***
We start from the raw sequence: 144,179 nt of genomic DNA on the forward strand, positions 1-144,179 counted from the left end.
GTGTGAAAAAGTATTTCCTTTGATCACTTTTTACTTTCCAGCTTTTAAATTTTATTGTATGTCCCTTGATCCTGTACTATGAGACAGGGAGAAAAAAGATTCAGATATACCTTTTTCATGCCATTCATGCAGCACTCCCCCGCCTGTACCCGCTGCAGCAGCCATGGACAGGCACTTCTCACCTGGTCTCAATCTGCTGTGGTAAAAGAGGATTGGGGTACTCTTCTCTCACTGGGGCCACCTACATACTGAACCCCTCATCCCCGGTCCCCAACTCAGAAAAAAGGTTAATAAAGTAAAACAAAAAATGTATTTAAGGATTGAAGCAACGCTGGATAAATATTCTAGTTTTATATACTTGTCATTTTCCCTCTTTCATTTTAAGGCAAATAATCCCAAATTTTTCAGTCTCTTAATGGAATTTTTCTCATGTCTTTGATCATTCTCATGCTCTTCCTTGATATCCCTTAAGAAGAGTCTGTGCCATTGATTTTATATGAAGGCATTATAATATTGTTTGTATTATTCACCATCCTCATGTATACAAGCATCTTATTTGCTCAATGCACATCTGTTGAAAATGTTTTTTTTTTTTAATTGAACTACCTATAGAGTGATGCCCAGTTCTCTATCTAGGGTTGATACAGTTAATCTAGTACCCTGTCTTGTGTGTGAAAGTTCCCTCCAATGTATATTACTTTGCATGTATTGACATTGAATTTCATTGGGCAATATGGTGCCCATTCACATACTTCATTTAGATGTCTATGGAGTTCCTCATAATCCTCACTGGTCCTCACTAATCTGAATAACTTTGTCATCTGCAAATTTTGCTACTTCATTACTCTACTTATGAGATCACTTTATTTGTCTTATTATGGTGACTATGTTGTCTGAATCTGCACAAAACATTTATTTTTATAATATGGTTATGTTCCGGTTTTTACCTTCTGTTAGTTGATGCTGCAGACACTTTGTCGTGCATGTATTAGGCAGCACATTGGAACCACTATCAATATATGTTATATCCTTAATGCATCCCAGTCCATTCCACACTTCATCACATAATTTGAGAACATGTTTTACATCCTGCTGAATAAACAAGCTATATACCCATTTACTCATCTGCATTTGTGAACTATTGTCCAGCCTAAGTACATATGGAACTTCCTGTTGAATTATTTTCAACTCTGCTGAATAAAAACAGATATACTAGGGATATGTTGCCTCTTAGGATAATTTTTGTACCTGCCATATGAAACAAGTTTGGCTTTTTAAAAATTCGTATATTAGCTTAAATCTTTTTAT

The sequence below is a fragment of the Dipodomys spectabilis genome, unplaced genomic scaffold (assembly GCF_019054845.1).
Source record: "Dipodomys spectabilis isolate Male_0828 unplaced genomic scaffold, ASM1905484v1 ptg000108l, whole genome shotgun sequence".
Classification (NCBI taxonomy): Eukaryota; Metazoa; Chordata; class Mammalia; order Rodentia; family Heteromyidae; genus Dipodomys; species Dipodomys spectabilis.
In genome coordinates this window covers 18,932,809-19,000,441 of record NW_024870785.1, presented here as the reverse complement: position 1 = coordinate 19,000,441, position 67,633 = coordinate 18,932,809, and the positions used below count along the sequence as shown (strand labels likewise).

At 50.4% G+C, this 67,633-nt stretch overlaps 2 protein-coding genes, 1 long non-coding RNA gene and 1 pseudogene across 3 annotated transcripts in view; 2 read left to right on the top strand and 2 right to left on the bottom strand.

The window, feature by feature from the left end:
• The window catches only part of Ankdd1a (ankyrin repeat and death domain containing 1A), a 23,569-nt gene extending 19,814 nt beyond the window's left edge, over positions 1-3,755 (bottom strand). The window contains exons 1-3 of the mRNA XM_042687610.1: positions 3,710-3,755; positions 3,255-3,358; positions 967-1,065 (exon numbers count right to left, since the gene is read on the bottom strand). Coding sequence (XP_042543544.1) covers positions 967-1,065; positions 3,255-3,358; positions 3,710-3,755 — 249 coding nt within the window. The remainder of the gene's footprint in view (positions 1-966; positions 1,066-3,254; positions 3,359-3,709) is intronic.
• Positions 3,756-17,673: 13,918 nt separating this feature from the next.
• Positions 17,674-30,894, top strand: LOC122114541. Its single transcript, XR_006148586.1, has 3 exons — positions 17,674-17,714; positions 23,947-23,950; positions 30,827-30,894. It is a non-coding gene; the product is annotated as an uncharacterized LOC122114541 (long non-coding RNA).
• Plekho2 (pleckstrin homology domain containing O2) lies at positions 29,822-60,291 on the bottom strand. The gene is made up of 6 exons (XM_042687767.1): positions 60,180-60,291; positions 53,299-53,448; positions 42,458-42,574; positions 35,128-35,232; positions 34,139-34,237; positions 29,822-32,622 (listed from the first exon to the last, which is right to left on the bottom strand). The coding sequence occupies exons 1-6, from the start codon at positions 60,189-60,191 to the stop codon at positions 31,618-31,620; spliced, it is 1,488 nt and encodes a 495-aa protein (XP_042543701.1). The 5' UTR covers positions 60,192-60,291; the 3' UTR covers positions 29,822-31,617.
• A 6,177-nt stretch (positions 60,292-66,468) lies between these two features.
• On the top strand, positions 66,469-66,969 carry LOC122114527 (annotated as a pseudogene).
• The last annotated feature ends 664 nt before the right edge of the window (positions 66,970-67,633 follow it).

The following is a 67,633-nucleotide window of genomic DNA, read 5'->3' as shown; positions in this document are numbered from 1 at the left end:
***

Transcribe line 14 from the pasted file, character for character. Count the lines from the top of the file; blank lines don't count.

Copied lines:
• On the top strand, positions 66,469-66,969 carry LOC122114527 (annotated as a pseudogene).